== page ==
He insisted, however, that they and other accused terrorists should not be entitled to full due-process rights when they are brought to trial.
Under legislation proposed by the administration, hearsay testimony and evidence obtained as a result of coercive interrogations would be admissible in such tribunals. It would also bar defendants from reviewing evidence that could, in the government's opinion, compromise Washington's national security.
In his remarks, Bush also defended the use of what he called "tough" but "safe" interrogation techniques of the kind used by the CIA in its so-called "black sites," and called on Congress to explicitly approve their use by the CIA in the future.
"[A]s more high-ranking terrorists are captured, the need to obtain intelligence from them will remain critical -- and having a CIA program for questioning terrorists will continue to be crucial to getting life-saving information," he said.
And he called on Congress to amend the U.S. War Crimes Act, which criminalizes violations of the Geneva Conventions, to ensure that no U.S. personnel "involved in capturing and questioning terrorists could now be at risk of prosecution" under its provisions.
The Pentagon's new manual and Bush's speech, the third in a series of major addresses designed to rally support for his administration's performance in the "global war on terror" in the run-up to the fifth anniversary of the 9/11 attacks, received a mixed reaction from human rights groups.
"By announcing adherence to Common Article 3 of the Geneva Conventions for all detainees, the Pentagon has reaffirmed important protections found in international law," said Larry Cox, executive director of the U.S. section of Amnesty International.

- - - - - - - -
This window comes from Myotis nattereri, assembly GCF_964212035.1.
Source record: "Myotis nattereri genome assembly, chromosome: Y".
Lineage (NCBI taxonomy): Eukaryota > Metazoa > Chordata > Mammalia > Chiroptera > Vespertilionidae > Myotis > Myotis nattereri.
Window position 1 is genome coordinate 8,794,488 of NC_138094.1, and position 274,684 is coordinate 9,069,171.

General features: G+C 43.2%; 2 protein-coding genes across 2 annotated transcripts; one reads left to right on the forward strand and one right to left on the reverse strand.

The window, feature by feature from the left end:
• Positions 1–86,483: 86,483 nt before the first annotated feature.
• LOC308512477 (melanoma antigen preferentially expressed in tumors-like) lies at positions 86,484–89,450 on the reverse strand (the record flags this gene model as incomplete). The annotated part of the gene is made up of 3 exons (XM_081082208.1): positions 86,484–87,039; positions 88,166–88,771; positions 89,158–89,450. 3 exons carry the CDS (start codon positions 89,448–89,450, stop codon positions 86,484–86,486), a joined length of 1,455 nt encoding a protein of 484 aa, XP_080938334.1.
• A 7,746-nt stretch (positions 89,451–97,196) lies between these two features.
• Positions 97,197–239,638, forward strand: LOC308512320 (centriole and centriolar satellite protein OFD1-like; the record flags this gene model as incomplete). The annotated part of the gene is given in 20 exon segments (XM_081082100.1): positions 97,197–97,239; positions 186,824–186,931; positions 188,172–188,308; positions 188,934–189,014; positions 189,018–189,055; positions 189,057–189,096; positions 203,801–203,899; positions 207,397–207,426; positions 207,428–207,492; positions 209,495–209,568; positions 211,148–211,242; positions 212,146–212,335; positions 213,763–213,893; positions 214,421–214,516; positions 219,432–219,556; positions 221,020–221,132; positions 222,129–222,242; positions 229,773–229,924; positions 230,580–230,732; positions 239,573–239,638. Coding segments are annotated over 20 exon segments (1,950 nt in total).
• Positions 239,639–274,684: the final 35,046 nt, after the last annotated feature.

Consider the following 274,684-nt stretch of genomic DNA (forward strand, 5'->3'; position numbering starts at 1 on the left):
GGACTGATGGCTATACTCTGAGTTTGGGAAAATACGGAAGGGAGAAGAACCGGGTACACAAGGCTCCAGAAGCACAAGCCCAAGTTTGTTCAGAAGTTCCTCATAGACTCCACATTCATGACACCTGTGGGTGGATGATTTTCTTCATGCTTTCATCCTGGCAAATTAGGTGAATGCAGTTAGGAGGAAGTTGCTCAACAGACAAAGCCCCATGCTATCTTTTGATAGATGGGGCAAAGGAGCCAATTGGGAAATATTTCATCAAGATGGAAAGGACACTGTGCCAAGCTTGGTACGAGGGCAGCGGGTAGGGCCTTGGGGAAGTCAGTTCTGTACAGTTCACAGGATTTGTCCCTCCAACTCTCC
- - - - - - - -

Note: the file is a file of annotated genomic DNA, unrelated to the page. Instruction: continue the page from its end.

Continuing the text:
At the same time, Cox complained that the proposed legislation on military tribunals would deny "fundamental fair-trial protections" to defendants. He also called on Bush to "rescind any directive that gives the CIA 'extraordinary powers' to continue to detain people secretly outside the law."
"The president sent a mixed message," said Elisa Massimino, Washington director of Human Rights First, a national lawyers' group "On the one hand, he announced a new army field manual which contains interrogation techniques which, with a few exceptions, comply with U.S. law and the Geneva conventions."
"On the other hand, while declaring a commitment to a law-based approach, the president defended the system of secret CIA detentions and an 'alternative set of [interrogation] procedures'... that invite cruel, inhuman and degrading treatment of suspects -- treatment that amounts to a clear violation of U.S. and international law," she added.
Bush's remarks and the release of the new army manual came two months after the U.S. Supreme Court rejected the administration's 2002 directive, which was prepared by political appointees in the Justice Department and Pentagon over the objections of senior career military lawyers and the State Department, that suspected terrorists -- or "unlawful enemy combatants" -- were not entitled to the protections provided under Common Article 3 of the Geneva Conventions.
Article 3 provides that all detainees are legally entitled to humane treatment "in all circumstances" and may not be subject to "cruel treatment and torture" or "outrages upon personal dignity, in particular, humiliating and degrading treatment."
Two weeks after the court's decision, Deputy Defense Secretary Gordon England issued a memorandum that called for "all DoD (Department of Defense) personnel [to] adhere to (Article 3) standards."